From the beginning the dominant groups in control in the United States have regarded each group of newer arrivals as more or less the “enemy” to be feared, and, if possible, controlled. A study of various cross-sections of the country will show dominant alien groups who formerly had to fight for their very existence. With increased numerical strength and prosperity they frequently attempted to do to the later aliens, frequently even of their own group, what had formerly been done to them:—decry and stifle their achievements, and deny them opportunity,—the one thing that may justly be demanded in a Democracy,—by putting them in a position of inferiority.

To attempt, in this country, to set up a “caste” control, based on the accident of birth, wealth, or privilege, is a travesty of Democracy. When Washington and his compatriots, a group comprising the most efficiently prepared men in the history of the world, who had set themselves definitely to form a democratic civilization, dreamed of and even planned by Plato, but held back by slavery and paganism, they found their sure foundations in the precepts of Christianity, and gave them expression in the Declaration of Independence. The liberty they sought, based on obedience to the law of God as well as of man, was actually established, but from the beginning it has met a constant effort to substitute some form of absolutism tending to break down or replace democratic institutions.

What may be called, for want of a better term, the colonial spirit, which is the essence of hyphenism, has persisted in this country to hamper national progress and national unity. Wherever this colonial spirit shows itself it is a menace to be fought, whether the secret or acknowledged attachment binds to England, Ireland, France, Germany, Italy, Greece or any other nation.

Jefferson pointed out that we have on this soil evolved a new race of men who may inexactly be called “Americans”. This term, as a monopoly of the United States, is properly objected to by our neighbors, North and South—yet it has a definite meaning for the world.

During the Great War one aspect of war duty was to direct the labor activities growing out of the war, to divert labor from “non-essential” to “essential” industry and to arbitrate and mediate on wage matters. It was found necessary to study and to analyze the greatly feared, but infrequently discovered “enemy alien”; and as a preparation for this duty, with the assistance of several hundred local agents, the population of Massachusetts was separated into naturally allied groups based on birth, racial descent, religious, social and industrial affiliations. The astonishing result was that, counting as “native Americans” only the actual descendants of all those living in Massachusetts in 1840, of whatever racial stock prior to that time, only two-sevenths, even with the most liberal classification, came within the group of colonial descent, while the remaining five-sevenths were found in the various racial groups coming later than 1840. More than this: While the “Colonial” group had increased in numbers for three decades after 1840, in 1918 they were found actually to be fewer in number than in 1840, a diminution due to excess of deaths over births, proceeding in increasing ratio.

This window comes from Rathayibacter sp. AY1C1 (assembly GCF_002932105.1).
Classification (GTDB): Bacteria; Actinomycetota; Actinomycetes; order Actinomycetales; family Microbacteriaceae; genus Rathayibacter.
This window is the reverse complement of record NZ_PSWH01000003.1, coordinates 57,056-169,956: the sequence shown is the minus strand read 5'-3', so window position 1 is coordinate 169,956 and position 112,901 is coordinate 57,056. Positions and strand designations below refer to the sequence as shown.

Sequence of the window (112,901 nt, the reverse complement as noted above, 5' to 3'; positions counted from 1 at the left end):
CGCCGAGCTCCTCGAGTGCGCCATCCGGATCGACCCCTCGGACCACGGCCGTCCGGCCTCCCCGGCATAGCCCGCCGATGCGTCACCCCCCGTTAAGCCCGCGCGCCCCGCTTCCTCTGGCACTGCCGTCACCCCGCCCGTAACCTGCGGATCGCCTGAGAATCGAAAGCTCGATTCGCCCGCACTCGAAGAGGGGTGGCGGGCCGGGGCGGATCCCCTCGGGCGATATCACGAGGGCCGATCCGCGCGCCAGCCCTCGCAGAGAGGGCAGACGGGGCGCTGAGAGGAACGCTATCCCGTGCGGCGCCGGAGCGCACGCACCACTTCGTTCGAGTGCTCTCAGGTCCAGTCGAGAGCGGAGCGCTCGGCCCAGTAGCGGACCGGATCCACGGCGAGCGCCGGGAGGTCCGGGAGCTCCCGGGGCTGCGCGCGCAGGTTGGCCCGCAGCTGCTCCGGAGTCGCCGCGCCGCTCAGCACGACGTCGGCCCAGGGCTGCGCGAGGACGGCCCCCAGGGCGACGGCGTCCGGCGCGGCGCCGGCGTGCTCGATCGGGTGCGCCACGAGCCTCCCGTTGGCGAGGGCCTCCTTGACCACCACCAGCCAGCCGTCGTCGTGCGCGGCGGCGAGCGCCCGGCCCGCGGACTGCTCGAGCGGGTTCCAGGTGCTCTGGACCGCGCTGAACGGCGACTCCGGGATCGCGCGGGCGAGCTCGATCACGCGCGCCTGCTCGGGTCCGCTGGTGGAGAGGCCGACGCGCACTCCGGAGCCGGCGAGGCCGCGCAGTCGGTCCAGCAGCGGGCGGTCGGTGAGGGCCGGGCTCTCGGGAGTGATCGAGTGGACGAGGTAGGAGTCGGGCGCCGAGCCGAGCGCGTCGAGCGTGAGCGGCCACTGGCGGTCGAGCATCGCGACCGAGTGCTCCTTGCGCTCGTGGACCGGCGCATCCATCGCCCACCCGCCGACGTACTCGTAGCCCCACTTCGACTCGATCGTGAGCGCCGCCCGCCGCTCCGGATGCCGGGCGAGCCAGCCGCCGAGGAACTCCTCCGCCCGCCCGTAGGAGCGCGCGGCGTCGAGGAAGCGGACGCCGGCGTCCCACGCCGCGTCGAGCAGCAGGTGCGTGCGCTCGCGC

Membership in the Society of Mayflower descendants is eagerly sought as the hallmark of American ancestry. In anticipation of the tercentenary of the Mayflower-coming in 1620, about a dozen years ago a questionnaire was sent to every known eligible for Mayflower ancestry, and the replies were submitted to the experts in one of the national universities for review and report. When this report was presented later, it contained the statement that, considering the prevailing number of marriages in this group, and children per family,—when the six-hundredth celebration of the Pilgrims’ Landing is held in 2220, three hundred years hence, a ship the size of the original Mayflower will be sufficient to carry back to Europe all the then living Mayflower descendants.

The future of America is in the keeping of the 80 per cent. of the population, separate in blood and race from the colonial descent group. Love of native land is one of the strongest and noblest passions of which a man is capable. Family life, religion, the soil which holds the dust of our fathers, sentiment for ancestral property, and many other bonds, make the ties of home so strong and enduring, and unite a man’s life so closely with its native environment, that grave and powerful reasons must exist before a change of residence is contemplated. Escape from religious persecution and political tyranny were unquestionably the chief reasons which induced the early comers to America to brave the dangers of an unknown world. Yet that very intolerance against which this was a protest soon began to be exercised against all those unwilling to accept in their new homes the religious leadership of those in control.